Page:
Paul Thomas Anderson’s ‘There Will Be Blood’ tells a nightmarish tale of greed and envy set against the backdrop of the Southern California oil boom of the late-19th and early-20th centuries. The film is a brilliant and gorgeous exploration of America’s two pillars: oil and religion, through the eyes of Daniel Plainview (Daniel Day-Lewis) a not-so-nice oil entrepreneur. It follows his story of success and his damnation by navigating through rich, intense scenes filled with a myriad of interesting characters and some stunning cinematography that conjures an infernal for the audience to get lost in.
The dialogue-free opening scene, set against a buzzing background score, creates a powerful introduction to the film that hooks the audience almost immediately. It takes almost 11 and a half minutes for the first dialogue to appear, but there’s no compromise in the level of entertainment that the scene provides. The audience is stuck almost immediately. In the first scene itself, the film establishes the overarching theme: American capitalism, which it goes on to highlight throughout. There will be only one winner; and for there to be a winner, there must be a loser. Hence, there will be blood. Oil and blood.
The writing is masterfully done. The characters, the dialogues capture the essence of the plot, the story perfectly. Plainview’s character is intriguing if that’s the correct word. Following the death of a man in the first scene, Plainview takes the man’s child as his own but also blends whiskey into the child’s milk just to stop the balling. The adoption is compassion and calculation. The child eventually grows to become Plainview’s partner, H.W. (Dillion Freasier). But he eventually loses interest in him after H.W. loses his hearing in an accident. Plainview essentially lacks humanism. He hates all met, and therefore himself. He is solely driven by the greed of money as he sucks it out of the Little Boston community. The film is like watching an inescapable natural disaster: you know it isn’t going to end well but it’s the foreshadowing by the so many scenes of terror, poignancy, ruthlessness and echoing whispers that you can’t help but wonder what’s going to happen that would make the story go that way.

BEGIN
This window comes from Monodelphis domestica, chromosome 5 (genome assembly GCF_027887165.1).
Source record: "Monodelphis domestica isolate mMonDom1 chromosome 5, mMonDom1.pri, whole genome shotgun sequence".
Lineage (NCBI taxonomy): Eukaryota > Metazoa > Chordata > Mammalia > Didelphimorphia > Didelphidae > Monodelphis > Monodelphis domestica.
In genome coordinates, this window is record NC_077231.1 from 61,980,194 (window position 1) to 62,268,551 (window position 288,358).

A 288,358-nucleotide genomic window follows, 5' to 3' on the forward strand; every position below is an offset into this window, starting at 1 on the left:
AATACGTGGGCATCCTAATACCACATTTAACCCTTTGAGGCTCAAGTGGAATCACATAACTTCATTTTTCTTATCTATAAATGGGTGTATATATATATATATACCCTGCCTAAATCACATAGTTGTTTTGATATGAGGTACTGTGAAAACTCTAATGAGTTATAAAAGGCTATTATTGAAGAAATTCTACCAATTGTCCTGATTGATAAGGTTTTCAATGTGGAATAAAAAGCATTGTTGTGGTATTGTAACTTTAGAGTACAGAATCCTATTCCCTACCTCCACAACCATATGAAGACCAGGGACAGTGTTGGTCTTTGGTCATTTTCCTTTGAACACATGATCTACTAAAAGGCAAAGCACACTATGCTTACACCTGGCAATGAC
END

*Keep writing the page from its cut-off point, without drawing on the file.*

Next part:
Anderson has done brilliantly in his role. The film is more than Plainview buying lands and setting up minefields in Little Boston, it is not a story that says less about the materialistic gains but more about the constant tension and lies behind it. It is what roils beneath the surface, the iceberg beneath the ocean. As Plainview’s ventures grow, he gets into escalating feuds with a young preacher named Eli Sunday (Paul Dano), the God to his Mammon and he replaces his ‘son’ H.W. with his half-brother (Kevin J. O’Connor), a relationship which is no more desirable. The film inherits a constant intensity, a constant tension while exploring the early days of the oil industry – the danger, the mystery, its limitless possibilities – with Daniel and his men scratching the surface of the Earth with primitive tools as if chefs trying to cook Beef bourguignon with just spoons and knives. When they finally scratch through and find what they’re looking for it results in a catastrophic gushing of oil that is eventually set ablaze and wreaks destructions.
The performances throughout the film are brilliant, to say the least. Paul Dano, Kevin J. O’Connor, and Dillion Freasier have all given justice to their characters. The standout, however, is definitely Daniel Day-Lewis as Plainview. His performance truly deserved the Oscar. Like his previous roles (as in Gangs of New York or Lincoln) he has created another iconic and original character. His voice is coarse and deep while still maintaining a form of precision. From his weathered body to his pale eyes, his character that lacks humanism, Daniel Day-Lewis has perfected it. You should not have any doubts that will lead you to question what his character is: he is literally something that has climbed out of the hole.
The beautiful cinematography by Robert Elswit is beautifully complemented by the eerie, haunting, and powerful background score by Jonny Greenwood, which elevates this film even further.
The only downside, for me, in this film was the final act, the end of the film. Yes, there are many who’d argue saying it was a worthy end to a brilliant film but I personally don’t agree. It felt a bit rushed towards the end as if Anderon suddenly loosened his grip. Multiple sub-plots and psychological developments are brusquely ended. I just wish the film could have taken those 15 more minutes to do justice to what would’ve been an absolute masterpiece.
However, apart from the end, Anderson’s film is still no short from an extraordinary piece of art. ‘There will be blood’ indulges itself in pleasures that are unapologetically aesthetic while it excites, disturbs, stimulates, and shocks the audience but still leaves its interpretation to us. You should not miss it.
Aman’s Score – Aryamaan’s Score – 86/100